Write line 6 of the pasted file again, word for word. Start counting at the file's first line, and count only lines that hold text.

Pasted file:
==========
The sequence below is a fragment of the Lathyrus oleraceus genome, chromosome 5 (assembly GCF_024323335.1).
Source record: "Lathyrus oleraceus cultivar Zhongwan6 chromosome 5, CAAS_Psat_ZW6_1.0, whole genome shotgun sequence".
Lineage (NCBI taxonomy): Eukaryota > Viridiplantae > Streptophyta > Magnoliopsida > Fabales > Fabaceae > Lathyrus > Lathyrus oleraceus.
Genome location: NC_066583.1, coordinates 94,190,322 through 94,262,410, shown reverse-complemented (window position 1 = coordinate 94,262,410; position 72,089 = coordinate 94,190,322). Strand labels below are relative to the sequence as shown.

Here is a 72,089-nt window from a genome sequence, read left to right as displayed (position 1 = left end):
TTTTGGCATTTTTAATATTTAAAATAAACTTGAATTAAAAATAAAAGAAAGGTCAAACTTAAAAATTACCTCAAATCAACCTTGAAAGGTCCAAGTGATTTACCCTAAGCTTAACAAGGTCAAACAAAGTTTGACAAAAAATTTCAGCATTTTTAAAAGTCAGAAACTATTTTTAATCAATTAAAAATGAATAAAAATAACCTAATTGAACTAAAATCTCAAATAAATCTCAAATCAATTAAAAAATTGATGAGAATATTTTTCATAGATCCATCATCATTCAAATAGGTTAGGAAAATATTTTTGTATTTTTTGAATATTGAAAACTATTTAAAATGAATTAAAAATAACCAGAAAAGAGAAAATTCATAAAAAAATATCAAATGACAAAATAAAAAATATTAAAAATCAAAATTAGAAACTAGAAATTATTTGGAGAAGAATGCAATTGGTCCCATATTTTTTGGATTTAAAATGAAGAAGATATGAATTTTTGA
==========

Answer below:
TTTTGGCATTTTTAATATTTAAAATAAACTTGAATTAAAAATAAAAGAAAGGTCAAACTTAAAAATTACCTCAAATCAACCTTGAAAGGTCCAAGTGATTTACCCTAAGCTTAACAAGGTCAAACAAAGTTTGACAAAAAATTTCAGCATTTTTAAAAGTCAGAAACTATTTTTAATCAATTAAAAATGAATAAAAATAACCTAATTGAACTAAAATCTCAAATAAATCTCAAATCAATTAAAAAATTGATGAGAATATTTTTCATAGATCCATCATCATTCAAATAGGTTAGGAAAATATTTTTGTATTTTTTGAATATTGAAAACTATTTAAAATGAATTAAAAATAACCAGAAAAGAGAAAATTCATAAAAAAATATCAAATGACAAAATAAAAAATATTAAAAATCAAAATTAGAAACTAGAAATTATTTGGAGAAGAATGCAATTGGTCCCATATTTTTTGGATTTAAAATGAAGAAGATATGAATTTTTGA